In several beetle species studied to date, a number of fungal species have been discovered in association with the insect’s gut, including yeast endosymbionts [20,21,22,23]. The most thoroughly-characterized are yeasts in the basidiocarp-dwelling beetles (mushroom-eating beetles), in which about 300 species of yeasts have been discovered in 25 families [21,24]. Some of these yeasts produce xylanases and other symbiotic yeasts are speculated to play roles in nitrogen metabolism, detoxification, and nutrient synthesis [20,21,25,26,27,28,29,30]. Some cerambycids harbor intracellular yeasts in mycetocytes, specialized cells in the gastric caecae located at the junction between the foregut and midgut . These yeasts are maternally transmitted by inoculation of the egg surface; newly hatched larvae ingest the egg membrane, acquiring yeasts in the process . Thus far, all yeasts isolated from cerambycids are in the genus Candida [31,32]. In addition to yeast-like endosymbionts, some beetles are occasionally found in non-pathogenic interactions with members of the Fusarium solani species complex, a group of metabolically diverse fungi dominated by notorious plant and animal pathogens . The most well-studied relationship to date is the relationship between F. solani and ambrosia beetles: in these symbioses, ambrosia beetles harbor fungal spores in mycangia, inoculating the fungus into woody tissue, where it synthesizes sterols required for pheromone production and aids in cellulose digestion . While Fusarium moniliforme and Fusarium roseum var. graminearum found in association with Tribolium confusum often have profound, positive impacts on fecundity and fitness, the nature of the relationship is poorly understood and their precise contributions to nutrient acquisition, digestive processes, and insect physiology have yet to be characterized . A considerable amount of research has been devoted to characterizing the fungal communities of other cerambycids, yet very little is known about the fungal communities of the Lamiinae, including A. glabripennis. Interestingly, the Lamiinae were initially thought to lack fungal endosymbionts or to possess mycetocytes until culture-based molecular techniques recently detected the presence of several different ascomycete yeast species found in association with beetle guts (Lamiinae) collected from neotropical regions . In previous studies in our lab, F. solani was detected in association with larvae collected from wild populations in New York City , but the consistency of this relationship, and the persistence of this relationship in other beetle populations, was not assessed. The goal of this research was to identify and phylogenetically characterize fungal isolates collected from the guts of larval A. glabripennis from different geographic locations and host tree species.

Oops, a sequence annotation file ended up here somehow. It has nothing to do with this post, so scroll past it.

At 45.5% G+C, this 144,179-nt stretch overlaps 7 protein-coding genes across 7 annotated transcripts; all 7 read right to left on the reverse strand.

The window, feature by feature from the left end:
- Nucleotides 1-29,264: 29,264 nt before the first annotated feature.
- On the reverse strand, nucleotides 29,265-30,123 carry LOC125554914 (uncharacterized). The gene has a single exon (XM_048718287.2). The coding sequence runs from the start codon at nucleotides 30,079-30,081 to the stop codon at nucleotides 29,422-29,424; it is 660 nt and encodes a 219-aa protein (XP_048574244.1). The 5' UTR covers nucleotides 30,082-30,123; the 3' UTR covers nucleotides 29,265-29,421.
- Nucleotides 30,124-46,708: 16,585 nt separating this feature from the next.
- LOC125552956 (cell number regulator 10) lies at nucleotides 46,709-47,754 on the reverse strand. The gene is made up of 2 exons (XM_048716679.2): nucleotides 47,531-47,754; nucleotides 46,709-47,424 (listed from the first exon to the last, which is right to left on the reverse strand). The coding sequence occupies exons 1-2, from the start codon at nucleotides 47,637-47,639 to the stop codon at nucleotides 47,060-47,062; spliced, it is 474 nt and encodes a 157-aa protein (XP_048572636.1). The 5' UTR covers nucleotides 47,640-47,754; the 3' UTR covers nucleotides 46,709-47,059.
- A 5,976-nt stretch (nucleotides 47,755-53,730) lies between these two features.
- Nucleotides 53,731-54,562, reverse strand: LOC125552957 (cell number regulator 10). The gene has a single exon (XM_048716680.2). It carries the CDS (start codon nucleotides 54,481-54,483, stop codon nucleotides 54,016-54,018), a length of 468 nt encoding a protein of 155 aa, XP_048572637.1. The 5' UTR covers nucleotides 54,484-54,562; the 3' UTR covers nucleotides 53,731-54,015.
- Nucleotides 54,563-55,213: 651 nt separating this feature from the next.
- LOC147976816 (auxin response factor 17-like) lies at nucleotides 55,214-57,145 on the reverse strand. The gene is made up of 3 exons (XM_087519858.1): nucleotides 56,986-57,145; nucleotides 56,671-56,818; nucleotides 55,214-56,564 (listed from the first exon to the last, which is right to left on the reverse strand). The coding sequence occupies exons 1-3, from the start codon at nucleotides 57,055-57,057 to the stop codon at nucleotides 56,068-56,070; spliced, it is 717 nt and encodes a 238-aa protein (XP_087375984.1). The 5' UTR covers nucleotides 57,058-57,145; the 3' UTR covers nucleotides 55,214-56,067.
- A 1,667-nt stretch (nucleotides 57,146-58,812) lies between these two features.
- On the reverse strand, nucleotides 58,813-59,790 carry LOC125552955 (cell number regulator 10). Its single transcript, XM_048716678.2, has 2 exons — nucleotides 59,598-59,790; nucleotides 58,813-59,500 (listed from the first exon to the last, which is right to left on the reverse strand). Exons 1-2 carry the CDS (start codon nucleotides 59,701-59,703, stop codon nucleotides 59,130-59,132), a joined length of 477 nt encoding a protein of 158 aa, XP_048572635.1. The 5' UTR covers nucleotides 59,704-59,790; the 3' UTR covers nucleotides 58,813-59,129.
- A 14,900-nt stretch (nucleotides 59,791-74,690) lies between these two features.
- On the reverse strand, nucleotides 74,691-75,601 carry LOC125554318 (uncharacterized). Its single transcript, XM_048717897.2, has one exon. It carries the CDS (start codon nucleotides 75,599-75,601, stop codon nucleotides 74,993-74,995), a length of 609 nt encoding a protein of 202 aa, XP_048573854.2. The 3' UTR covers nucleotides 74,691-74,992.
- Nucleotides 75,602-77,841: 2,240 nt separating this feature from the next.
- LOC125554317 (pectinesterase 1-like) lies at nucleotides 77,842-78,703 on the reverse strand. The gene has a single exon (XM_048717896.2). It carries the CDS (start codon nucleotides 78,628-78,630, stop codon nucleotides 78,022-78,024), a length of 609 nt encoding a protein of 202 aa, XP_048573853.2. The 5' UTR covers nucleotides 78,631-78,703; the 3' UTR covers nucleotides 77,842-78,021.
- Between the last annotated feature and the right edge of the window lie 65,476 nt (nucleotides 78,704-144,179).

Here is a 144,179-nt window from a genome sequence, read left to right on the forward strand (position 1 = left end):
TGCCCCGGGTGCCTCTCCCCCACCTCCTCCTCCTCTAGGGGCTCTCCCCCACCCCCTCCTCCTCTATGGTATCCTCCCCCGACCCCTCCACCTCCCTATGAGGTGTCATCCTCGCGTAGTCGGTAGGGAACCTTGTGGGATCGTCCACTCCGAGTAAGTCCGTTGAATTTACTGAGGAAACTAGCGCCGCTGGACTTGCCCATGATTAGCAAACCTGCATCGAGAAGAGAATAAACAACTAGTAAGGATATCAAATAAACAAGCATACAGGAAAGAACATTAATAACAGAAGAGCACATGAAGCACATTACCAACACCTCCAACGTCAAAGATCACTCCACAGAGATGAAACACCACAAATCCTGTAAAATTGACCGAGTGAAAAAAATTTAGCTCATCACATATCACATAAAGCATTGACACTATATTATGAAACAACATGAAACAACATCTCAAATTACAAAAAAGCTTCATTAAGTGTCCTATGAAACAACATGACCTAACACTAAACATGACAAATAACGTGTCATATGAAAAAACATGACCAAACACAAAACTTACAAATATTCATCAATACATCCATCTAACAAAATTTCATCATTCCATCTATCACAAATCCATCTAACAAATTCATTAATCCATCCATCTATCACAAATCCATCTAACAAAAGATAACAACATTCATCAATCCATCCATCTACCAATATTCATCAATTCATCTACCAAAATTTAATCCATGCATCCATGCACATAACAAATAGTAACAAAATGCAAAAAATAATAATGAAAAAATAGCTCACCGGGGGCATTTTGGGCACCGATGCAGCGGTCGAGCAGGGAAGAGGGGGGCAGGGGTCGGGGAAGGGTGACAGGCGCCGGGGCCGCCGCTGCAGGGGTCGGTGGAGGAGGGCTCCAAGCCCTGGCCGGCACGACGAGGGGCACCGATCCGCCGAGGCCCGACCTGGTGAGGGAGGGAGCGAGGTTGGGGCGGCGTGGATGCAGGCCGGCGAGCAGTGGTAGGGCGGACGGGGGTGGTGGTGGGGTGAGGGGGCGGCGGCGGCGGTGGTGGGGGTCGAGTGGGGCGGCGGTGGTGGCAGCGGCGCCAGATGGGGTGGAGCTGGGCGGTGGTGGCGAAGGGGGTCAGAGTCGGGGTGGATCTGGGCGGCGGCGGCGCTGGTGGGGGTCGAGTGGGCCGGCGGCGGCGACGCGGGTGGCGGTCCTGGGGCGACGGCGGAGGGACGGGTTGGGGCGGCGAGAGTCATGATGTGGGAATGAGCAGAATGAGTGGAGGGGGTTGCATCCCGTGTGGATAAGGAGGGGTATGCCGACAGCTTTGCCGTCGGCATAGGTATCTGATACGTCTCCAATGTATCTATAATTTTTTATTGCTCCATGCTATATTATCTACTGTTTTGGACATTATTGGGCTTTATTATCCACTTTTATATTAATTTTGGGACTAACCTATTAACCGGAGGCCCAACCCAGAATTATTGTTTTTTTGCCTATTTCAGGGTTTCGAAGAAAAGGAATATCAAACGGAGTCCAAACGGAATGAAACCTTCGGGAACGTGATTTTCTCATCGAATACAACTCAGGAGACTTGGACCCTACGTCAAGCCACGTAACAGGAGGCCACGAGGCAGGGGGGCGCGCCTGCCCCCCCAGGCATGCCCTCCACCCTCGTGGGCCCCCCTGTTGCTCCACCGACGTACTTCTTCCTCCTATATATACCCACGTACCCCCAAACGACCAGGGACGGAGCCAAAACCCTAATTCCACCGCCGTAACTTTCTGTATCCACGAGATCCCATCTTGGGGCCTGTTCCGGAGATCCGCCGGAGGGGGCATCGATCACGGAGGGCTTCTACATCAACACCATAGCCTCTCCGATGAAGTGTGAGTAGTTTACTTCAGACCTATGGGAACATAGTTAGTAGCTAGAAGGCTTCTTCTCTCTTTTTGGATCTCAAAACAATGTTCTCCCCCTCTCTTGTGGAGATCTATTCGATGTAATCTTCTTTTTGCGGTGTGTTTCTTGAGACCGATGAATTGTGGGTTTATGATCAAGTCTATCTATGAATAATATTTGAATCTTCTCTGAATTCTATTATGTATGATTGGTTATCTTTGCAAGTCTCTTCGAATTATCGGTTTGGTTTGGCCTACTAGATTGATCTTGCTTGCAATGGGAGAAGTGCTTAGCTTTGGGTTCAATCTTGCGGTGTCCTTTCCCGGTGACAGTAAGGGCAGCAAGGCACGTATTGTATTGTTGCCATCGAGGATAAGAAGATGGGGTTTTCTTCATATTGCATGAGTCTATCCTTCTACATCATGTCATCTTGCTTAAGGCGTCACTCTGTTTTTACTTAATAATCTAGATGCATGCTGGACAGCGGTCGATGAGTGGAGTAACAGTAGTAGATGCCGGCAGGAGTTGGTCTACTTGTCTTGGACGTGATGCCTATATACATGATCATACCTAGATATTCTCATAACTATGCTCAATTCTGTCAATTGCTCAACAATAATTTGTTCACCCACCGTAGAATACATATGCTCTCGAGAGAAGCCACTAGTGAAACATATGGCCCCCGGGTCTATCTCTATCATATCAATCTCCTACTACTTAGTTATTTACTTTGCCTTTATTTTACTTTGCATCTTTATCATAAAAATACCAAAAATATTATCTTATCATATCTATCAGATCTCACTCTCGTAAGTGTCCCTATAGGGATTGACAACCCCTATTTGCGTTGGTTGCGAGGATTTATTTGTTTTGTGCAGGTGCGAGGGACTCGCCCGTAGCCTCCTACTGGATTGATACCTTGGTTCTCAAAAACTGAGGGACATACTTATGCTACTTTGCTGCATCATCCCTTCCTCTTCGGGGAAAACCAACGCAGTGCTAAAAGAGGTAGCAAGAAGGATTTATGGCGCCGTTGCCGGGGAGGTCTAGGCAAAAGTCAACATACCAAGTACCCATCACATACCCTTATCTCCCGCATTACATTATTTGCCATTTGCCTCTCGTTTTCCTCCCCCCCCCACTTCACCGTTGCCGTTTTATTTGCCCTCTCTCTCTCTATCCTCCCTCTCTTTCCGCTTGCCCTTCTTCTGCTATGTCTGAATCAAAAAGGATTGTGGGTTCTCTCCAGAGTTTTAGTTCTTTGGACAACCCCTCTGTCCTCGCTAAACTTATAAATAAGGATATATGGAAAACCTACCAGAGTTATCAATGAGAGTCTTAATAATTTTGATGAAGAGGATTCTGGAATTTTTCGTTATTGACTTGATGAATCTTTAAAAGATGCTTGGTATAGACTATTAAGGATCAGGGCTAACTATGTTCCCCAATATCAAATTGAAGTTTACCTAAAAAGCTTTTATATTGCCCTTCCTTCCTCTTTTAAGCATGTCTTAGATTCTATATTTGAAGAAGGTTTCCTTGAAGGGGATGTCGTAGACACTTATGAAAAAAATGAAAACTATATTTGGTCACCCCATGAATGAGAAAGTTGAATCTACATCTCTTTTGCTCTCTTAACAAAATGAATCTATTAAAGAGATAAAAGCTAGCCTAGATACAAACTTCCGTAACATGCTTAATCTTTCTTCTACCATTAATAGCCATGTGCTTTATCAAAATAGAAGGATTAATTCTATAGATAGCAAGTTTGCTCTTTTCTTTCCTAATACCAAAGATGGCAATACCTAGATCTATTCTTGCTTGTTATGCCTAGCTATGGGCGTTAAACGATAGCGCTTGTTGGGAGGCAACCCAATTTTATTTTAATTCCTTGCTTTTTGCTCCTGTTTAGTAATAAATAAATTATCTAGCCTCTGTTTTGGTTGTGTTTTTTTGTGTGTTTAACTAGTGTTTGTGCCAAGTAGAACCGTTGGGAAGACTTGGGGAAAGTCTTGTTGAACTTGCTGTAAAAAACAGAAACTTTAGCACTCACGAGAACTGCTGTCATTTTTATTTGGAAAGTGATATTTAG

2. Materials and Methods
2.1. Rearing Colony Derived A. glabripennis on Different Host Trees